Campbell was, however, enthused about the idea of Steven Spielberg doing MINORITY REPORT, while I was more skeptical. I think I was right, but I never got to find out what Ken thought of it. I imagine Campbell admired Spielberg’s showmanship, because he was a great one for wonderment and astonishment, but I’d say Spielberg’s visual sense of wonder and Dick’s narrative/existential/intellectual outrages don’t really match. My recipe for making MINORITY REPORT both a successful Dick adaptation and a proper scifi-noir (which is how Spielberg pitched it) would be to chop the last 45 minutes and end on the tragedy of Cruise realizing why he’s going to be guilty of a stranger’s murder… A better, darker ending that SE7EN!

I was excited that synchronicity, such a major force in Campbell’s life and work, had show her silvery hand again in my casting of him in CLARIMONDE shortly before he became interested in the heretical history of the Cathars, including Esclarimonde of Foix. Campbell shrugged this off — this kind of coincidence was clearly nothing compared to what he was used to. (I was also thrilled to hear the spectral radio in Cocteau’s ORPHEE announce “A glass of water illuminates the world,” which contains the phrase “clairement le monde”
which sounds like “Clarimonde” with a stutter. The film got kicked off by the fact that the name appears both in Hanns Heinz Ewers’ The Spider and in Theophile Gautier’s La Morte Amoreuse, both of which have Cathar undertones…

Of Campbell’s later projects, I watched his several science series avidly, although they did not quite reach the heights of undiluted Campbell — but they informed his other work, notably Mystery Bruises / Violin Time, another amazing monologue. I missed his pidjin Macbeth, which sounds mouth-watering and mind-watering, but I did see a production of his improvised Shakespeare with the School of Night. According to Campbell, the true secret of Shakespeare’s authorship is that his plays were made up by the actors. To prove this shaky hypothesis, supposed rather than believed, Ken began leading a troupe of players in marathon sessions of iambic pentameter improv, discovering that “The iambs only really kick in around the thirteenth hour,” or words to that effect.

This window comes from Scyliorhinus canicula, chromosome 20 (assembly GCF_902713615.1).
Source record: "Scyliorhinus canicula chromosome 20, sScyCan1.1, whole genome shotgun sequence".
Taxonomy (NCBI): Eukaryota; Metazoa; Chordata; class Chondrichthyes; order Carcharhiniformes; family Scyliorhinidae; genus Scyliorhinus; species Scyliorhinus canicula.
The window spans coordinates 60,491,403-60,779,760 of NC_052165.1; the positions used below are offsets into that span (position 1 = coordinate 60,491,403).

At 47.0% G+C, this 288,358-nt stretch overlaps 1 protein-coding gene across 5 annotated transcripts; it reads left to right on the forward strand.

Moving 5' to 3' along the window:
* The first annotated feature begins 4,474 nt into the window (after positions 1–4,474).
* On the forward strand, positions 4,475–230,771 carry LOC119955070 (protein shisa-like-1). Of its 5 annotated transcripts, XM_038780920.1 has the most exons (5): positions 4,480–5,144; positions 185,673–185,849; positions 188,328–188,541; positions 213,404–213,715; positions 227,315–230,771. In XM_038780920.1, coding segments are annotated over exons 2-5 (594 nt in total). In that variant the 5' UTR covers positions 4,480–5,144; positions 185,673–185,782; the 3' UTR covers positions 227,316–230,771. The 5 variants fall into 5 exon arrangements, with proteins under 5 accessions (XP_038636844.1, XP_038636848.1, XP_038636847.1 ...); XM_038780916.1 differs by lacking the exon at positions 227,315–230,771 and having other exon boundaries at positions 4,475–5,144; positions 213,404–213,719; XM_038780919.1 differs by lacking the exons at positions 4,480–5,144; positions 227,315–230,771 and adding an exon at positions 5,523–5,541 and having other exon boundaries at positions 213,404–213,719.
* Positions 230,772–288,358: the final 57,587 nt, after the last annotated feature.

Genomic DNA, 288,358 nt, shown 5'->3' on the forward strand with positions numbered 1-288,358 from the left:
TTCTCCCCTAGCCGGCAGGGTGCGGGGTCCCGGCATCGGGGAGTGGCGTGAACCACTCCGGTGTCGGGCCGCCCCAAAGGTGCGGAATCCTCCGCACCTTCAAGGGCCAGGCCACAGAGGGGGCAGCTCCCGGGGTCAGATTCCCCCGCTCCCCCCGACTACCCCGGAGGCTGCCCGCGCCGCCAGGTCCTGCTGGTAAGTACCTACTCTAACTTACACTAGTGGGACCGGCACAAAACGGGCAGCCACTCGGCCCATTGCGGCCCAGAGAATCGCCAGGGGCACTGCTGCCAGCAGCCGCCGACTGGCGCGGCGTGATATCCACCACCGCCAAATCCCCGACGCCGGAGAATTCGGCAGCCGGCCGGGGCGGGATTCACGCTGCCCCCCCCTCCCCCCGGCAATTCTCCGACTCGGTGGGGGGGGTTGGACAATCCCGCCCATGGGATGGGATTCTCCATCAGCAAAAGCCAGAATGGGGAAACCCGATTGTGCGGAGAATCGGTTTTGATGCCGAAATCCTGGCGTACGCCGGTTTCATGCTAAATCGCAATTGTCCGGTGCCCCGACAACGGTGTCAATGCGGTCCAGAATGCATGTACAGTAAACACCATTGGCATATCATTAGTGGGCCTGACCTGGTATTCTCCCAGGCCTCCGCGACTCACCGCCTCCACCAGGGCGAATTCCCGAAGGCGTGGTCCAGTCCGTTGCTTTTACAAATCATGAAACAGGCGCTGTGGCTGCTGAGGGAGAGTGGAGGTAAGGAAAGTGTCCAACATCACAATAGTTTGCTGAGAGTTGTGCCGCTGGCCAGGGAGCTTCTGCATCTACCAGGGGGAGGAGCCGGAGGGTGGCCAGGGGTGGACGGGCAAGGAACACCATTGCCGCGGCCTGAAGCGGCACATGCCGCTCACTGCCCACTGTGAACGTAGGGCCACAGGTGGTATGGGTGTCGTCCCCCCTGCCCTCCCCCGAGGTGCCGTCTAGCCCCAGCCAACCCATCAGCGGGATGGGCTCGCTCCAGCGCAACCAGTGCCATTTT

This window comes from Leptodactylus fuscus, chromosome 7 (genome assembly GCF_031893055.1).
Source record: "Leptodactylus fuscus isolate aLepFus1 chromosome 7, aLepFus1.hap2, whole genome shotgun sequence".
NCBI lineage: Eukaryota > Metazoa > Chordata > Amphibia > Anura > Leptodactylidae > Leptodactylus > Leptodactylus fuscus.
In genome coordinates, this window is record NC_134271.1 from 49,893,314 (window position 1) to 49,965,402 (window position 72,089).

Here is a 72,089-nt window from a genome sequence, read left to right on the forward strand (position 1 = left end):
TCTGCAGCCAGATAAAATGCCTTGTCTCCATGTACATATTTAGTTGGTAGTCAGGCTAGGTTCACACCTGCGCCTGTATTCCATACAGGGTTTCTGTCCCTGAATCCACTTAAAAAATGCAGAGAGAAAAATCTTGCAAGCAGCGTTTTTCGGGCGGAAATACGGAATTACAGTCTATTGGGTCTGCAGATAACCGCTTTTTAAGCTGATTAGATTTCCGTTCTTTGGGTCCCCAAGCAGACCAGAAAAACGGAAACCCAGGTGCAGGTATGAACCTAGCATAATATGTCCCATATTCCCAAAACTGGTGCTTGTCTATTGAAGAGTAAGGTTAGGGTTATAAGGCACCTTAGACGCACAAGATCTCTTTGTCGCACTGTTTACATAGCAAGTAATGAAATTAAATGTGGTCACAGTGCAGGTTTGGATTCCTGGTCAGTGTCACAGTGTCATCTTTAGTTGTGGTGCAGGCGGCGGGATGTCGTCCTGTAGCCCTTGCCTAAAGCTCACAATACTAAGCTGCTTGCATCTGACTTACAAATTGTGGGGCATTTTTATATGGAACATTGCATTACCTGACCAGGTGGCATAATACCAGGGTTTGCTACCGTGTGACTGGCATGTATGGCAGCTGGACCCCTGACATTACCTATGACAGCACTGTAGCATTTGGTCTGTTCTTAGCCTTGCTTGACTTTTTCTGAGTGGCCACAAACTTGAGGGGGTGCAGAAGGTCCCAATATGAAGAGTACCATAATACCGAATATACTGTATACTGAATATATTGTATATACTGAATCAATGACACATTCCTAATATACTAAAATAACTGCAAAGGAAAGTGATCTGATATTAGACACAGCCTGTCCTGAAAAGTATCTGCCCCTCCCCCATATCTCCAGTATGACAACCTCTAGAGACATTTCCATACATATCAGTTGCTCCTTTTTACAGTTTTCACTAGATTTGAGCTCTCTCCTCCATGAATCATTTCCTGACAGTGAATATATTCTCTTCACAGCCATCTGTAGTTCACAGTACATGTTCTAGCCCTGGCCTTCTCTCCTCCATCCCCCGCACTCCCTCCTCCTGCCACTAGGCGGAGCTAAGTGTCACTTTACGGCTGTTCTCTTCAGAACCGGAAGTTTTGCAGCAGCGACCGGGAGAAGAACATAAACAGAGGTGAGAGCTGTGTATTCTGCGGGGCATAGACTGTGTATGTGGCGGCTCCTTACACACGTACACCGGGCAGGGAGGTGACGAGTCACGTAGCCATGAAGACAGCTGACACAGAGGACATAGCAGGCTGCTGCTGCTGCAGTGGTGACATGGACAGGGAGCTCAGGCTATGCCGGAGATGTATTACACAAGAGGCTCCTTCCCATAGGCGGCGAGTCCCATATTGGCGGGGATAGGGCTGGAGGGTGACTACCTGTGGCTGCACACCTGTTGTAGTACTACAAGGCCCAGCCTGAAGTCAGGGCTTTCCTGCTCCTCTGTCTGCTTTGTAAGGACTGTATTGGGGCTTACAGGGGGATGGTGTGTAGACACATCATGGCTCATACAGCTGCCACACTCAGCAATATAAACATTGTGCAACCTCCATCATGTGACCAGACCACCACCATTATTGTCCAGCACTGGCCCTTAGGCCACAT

In the show, whose stated aim was to ultimately, by the end of its run, reconstruct a lost Shakespeare play, the actors did the usual improv thing of taking suggestions from the audience. Ken acted as onstage director and goad, mercilessly critiquing the improvs. The show also reintroduced the ancient idea of the four bodily humours as a way of informing performance, and at one point Ken berated and audience member for paying insufficient attention, “Not like her!” he said, pointing out the wide-eyed Fiona next to me.

Ken with Doris and some bad editing.

Finding Campbell’s work in Edinburgh was always a bit difficult — it was rarely listed under his name, unless it was a one-man show. Often I’d turn up without really knowing what I was going to get, as when Fiona and I discovered the genius of Nina Conti, girl ventriloquist, who Campbell had already discovered and turned on to the joys of the vent act. Here’s a bit ~

Conti’s debut was a full ventriloquial play, exploring the link between ventriloqism and demonic possession, ending with the actress’s backside becoming possessed.

Anyway, as a result of this elusiveness I only saw Campbell’s penultimate fringe show through the aid of a friend who spotted it, and I missed entirely his last show, which I’ll always regret. Still, more footage of Campbell will be wending it’s way onto YouTube, and there are unproduced film scripts which maybe I could get my hands on… Plus, I have a VHS of his production of Whores of Babylon at the National Theatre. Here’s a sampler –